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Re: Proposal: Add {-as => 'new_name'} feature to

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December 20, 2015 01:38
Re: Proposal: Add {-as => 'new_name'} feature to
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On 19 December 2015 at 05:15, Kent Fredric <> wrote:
> On 19 December 2015 at 16:57, David Golden <> wrote:
>> Author of Module Y updates it to work around Module X's wrap (if they
>> haven't done so already).
>> I upgrade Module Y (or re-deploy) to get the fix.
>> Alternatively, author of Module::Y can just manually alias a function from X
>> and nothing breaks when X changes.
> Its just the problem is fractalic.
> If you published Z to CPAN, and Z depended "Y => 0", then there will
> be systems Z encounters with the broken Y => X combination.
> And so Z itself is broken as soon as it exists in a published state
> while that combination is possible.
> And so Z also has to be updated to depend on a newer version of Y, or
> at least, a newer version of X.
> And anything(AA) that consumed Z also has this problem. ( depend on a
> newer version of Z, Y or X )
> And anything(AB) that consumed AA also has this problem. ( depend on a
> newer version of AA, Z, Y, or X )
> And this becomes rather annoying when the problem existed in Y for a
> single release, but for some unknown reason, all the smoke testers
> installed that without getting a newer exporter.
> These are the sorts mistakes that are hard to kill once they happen :/

I dont know who exactly to direct this at, so I picked your mail to reply to.

I notice that most of the discussion in this thread has centered
around CPAN *modules* that might use this feature[1].

But I don't think many CPAN modules would make use of this feature.

I think many *scripts* and *non* CPAN modules would make use of this feature.

When I think about the question "why would someone alias a subroutine"
the answer tends to be "because they want to use two subroutines from
two different modules that unfortunately share the same name".

So for instance, a practical example from work where we make use of
subroutine aliasing is where we have a constant called DEBUG which we
use for enabling trace and diagnostics features in our code that is
normally "optimised away", and one from Log4Perl which is used for
logging at the "DEBUG" level.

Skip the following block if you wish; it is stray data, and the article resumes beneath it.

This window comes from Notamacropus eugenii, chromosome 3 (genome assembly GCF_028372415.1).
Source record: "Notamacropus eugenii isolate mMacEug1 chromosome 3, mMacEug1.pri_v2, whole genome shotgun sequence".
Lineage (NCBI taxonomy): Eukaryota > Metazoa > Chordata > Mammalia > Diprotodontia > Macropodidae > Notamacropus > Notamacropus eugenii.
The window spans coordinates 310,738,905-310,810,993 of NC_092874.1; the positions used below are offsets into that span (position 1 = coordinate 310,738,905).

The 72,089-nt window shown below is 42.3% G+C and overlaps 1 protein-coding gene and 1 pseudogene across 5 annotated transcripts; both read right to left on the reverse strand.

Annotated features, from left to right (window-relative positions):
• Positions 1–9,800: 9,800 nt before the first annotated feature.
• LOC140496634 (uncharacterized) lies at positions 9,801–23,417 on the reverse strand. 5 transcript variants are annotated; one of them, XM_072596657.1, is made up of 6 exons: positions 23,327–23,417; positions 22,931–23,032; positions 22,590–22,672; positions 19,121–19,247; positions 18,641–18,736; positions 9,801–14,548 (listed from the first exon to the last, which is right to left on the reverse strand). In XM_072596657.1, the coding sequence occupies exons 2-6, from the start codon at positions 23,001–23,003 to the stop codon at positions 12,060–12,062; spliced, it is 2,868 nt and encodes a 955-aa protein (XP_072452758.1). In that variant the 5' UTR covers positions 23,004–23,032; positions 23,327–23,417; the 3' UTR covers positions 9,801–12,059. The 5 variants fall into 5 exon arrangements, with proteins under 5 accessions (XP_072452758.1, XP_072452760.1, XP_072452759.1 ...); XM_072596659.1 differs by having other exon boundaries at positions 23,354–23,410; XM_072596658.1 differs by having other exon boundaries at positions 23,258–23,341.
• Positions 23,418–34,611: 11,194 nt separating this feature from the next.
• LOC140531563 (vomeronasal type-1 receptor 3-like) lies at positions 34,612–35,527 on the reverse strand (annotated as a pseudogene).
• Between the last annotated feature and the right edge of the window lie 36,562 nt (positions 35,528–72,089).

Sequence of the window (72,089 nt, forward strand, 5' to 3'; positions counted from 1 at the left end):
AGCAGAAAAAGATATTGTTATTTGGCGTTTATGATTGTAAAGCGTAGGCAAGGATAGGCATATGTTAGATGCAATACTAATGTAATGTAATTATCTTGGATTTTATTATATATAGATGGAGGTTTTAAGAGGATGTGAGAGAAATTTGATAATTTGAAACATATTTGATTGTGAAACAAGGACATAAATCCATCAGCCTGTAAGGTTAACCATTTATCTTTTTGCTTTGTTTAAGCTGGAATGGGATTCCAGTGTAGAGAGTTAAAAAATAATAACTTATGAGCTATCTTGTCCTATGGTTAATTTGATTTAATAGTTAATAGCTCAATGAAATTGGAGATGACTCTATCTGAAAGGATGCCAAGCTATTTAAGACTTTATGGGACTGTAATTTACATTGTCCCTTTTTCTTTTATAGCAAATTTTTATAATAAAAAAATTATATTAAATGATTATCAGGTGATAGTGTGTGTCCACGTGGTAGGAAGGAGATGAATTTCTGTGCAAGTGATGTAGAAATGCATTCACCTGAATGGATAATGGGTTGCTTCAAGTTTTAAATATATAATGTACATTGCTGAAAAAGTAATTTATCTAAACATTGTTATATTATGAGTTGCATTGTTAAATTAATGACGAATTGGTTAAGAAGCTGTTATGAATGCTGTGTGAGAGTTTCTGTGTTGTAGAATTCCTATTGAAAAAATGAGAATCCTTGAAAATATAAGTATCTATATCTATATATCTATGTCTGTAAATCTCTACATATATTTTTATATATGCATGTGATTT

While no doubt there are CPAN modules that might use this kind of
rename feature, I feel pretty confident in predicting that they will
be "out in left field" type modules anyway.

So I feel like the arguments in this thread that boil down to "this
might cause some kind of problem for CPAN authors" is somewhat tilting
at windmills, and is trying to prevent a problem that in practice
really wont be very common at all.

On the other hand, this feature is the kind of feature that makes an
*app* developer, or *business logic* developer avoid having to use
"deep voodoo" to work around problems that come up in a large

I would much prefer to explain to some developer at $work who we hired
that does not have a Perl background[2] what this does:

use Fnorble 'some_sub' => { -as => "fnorbles_some_sub" };

than to explain what this does:

use Fnorble ();
  *fnorbles_some_sub = *Fnorble::some_sub;

The more Perl someone knows before they get introduced to type globs
and BEGIN blocks the better IMO. (And the less likely they are to
think we are all insane for using this language.)

A last point I would like to raise is that not too long ago Exporter
was modified to *export* its *import* function instead of inheriting
it. This is also a feature many "Exporter like" modules expose, and as
far as I know there was no or little controversy with THAT patch. Why
is this one different?

[1] Hardly surprising given the very strong module/library bias in the
Perl community. They way you get a name in our community is by writing
CPAN modules, or patching core. Thus people in our community sometimes
appear to be almost monomaniacal in their focus on modules and CPAN.

[2] Given the scarcity of Perl developers out there it is not uncommon
for us to hire people from other language communities like Go, Python,

perl -Mre=debug -e "/just|another|perl|hacker/"

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